For many consumers, time-related milestones are a catalyst for making a doctor’s appointment. These can be demonstrated in thoughts like, “I’m turning 40, so I should get a check-up.” Or, “It’s been a year since I had my blood drawn. I should follow-up.”
No matter the motivation, consumers are increasingly adept at researching physicians and scheduling appointments online. Healthcare is catching up to industries such as retail, travel, and hospitality when it comes to the meeting the needs of consumers who seek out online reviews, map-based search, and the ability to comparison shop. However, the healthcare industry lags behind at the final step when a consumer is ready to make a decision and book an appointment.
These days, the internet is the first stop for consumers looking for information and 77% of online health inquiries start with online search.1 Nearly a million consumers a day come to Healthgrades to choose and connect with a physician. Searches can be filtered based on location, specialty, availability, reviews, as well as preferred gender or age.
Although it is getting easier to find a physician that meets specific criteria, it is not always easy to find a provider that allows you to schedule an appointment online. Only 40% of the top 100 hospitals and 10% of the remaining hospitals currently offer online self-scheduling.1
A recent study revealed just how important online appointment scheduling is to consumers:
- 80% of healthcare consumers prefer providers with online appointment scheduling.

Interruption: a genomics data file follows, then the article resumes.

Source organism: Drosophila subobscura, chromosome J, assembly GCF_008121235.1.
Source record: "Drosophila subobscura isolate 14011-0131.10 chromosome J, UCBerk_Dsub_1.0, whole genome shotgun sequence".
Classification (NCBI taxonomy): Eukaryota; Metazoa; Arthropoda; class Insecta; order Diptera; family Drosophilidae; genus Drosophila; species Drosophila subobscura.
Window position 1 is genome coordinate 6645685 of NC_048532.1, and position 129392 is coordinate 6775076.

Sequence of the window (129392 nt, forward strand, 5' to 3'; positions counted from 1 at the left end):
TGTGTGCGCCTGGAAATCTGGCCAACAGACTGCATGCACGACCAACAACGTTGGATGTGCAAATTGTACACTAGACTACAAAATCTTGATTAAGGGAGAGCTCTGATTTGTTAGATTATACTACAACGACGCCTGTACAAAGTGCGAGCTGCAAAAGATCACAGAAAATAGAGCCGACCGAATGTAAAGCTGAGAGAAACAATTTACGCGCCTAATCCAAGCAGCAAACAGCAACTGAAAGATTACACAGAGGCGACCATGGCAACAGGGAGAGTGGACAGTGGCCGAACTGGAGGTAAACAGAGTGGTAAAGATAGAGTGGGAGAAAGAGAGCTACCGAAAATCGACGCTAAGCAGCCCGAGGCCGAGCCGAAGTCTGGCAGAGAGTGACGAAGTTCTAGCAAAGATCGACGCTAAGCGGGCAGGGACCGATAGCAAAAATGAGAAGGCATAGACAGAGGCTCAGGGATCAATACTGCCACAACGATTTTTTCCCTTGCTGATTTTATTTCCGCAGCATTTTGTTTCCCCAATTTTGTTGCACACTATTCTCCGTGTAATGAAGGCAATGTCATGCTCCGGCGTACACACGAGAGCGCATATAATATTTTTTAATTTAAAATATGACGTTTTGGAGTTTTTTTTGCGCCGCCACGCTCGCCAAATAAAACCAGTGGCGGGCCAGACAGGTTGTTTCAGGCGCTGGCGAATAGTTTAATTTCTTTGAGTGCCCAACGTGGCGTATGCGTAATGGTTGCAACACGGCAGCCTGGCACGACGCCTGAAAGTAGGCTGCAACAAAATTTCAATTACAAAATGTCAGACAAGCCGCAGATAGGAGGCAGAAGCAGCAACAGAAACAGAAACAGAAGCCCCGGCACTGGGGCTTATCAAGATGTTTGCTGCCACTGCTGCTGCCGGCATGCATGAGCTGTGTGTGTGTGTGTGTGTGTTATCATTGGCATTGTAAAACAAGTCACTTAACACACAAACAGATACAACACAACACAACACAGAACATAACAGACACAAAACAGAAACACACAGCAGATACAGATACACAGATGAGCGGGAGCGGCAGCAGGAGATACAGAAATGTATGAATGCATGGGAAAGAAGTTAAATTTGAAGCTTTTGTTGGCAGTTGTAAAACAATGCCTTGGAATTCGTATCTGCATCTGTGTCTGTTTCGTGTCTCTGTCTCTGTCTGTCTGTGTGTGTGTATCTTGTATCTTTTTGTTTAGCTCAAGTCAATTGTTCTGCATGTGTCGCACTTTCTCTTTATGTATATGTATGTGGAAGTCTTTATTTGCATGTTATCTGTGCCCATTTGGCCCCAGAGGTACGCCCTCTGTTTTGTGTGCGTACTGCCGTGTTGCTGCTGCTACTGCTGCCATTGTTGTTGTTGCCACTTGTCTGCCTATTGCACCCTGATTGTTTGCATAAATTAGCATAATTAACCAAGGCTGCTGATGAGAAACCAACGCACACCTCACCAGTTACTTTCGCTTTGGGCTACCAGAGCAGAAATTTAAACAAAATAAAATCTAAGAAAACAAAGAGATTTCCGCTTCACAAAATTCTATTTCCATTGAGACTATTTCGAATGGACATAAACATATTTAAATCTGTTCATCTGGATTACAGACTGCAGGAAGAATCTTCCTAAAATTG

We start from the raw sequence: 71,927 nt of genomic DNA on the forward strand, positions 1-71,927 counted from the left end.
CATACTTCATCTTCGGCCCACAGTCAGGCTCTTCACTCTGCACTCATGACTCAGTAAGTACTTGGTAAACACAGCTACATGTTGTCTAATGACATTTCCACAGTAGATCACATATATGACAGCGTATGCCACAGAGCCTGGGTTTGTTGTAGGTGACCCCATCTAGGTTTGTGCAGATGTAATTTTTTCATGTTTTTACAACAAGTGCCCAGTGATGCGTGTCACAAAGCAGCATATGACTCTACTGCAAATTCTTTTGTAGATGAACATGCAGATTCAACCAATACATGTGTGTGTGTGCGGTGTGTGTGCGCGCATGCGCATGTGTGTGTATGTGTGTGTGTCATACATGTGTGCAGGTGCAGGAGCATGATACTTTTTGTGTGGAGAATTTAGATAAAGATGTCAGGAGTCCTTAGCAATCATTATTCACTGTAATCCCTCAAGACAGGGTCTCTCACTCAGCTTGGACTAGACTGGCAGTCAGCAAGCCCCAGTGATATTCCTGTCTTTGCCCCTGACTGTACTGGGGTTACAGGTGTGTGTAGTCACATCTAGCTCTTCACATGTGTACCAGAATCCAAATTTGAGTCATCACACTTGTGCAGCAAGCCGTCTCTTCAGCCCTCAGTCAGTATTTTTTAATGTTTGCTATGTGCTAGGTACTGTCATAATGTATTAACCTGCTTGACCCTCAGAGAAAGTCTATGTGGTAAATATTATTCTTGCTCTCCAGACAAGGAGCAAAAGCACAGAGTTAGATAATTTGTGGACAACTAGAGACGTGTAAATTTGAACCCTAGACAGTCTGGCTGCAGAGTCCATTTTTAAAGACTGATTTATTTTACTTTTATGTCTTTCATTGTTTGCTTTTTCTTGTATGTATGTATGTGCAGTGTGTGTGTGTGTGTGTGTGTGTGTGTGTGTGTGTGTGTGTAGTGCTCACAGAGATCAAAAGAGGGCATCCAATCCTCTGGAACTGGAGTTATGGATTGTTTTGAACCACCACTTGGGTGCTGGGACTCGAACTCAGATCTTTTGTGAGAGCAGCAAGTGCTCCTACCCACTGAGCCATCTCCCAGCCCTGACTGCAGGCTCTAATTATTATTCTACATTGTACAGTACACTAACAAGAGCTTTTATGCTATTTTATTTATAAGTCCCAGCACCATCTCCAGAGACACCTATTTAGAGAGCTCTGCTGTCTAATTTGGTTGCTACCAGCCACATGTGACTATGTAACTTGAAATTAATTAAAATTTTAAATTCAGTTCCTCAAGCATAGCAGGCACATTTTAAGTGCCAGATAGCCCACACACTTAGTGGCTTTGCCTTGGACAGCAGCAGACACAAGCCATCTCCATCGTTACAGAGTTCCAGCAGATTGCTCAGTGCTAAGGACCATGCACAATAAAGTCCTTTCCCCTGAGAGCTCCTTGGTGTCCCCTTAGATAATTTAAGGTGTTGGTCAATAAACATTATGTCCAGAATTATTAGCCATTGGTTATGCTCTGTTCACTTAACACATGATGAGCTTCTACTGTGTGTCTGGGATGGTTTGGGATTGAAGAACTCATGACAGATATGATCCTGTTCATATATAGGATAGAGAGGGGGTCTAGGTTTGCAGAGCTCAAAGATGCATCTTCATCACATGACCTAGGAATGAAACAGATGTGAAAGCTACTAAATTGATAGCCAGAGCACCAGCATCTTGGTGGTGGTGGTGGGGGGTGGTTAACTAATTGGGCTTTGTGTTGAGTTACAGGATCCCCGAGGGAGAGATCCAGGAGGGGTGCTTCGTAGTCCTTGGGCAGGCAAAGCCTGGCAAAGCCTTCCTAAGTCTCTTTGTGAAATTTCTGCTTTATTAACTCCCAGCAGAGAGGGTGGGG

- 67% would choose a provider if they offer online scheduling over a convenient location.
- 33% say online scheduling will increase the likelihood of making an appointment.
The gap between consumers’ expectations and the reality of the healthcare industry is also expressed by their frustration when calling to schedule an appointment. Having to call during business hours, long hold times, and calls that go unanswered are often reasons why health systems are missing out on opportunities to acquire new patients. Given that it costs health systems 5-10 times as much to acquire a new patient compared to retaining an existing patient2, providers should easily be able to understand the cost-benefit of having an online scheduling tool to draw in business.
The financial impact of a missed opportunity is substantial. Recent numbers from CMS.gov show that a 40-year-old man is worth a lifetime value of $260,000 to the doctor and health system if that relationship is maintained, with approximately $157,000 of that total going to the health system.
Physicians aren’t always aware of the path their patients took to arrive in their office. A CEO of a health system may not realize the opportunity cost of a consumer that chooses another provider. In order for health systems to lower their cost-per-acquisition, they need to be prepared to invest in tools that make it easy and pain-free for a consumer to find them and immediately follow through on booking an appointment.
With the majority of consumers turning to digital solutions to meet their healthcare needs, health systems must continue to invest in tools that can easily engage an audience and drive them to convert. The patient journey can be a long and complex one, but a well-executed set of digital tools that offer consumers the ability to instantly connect with providers is better for the health of all involved.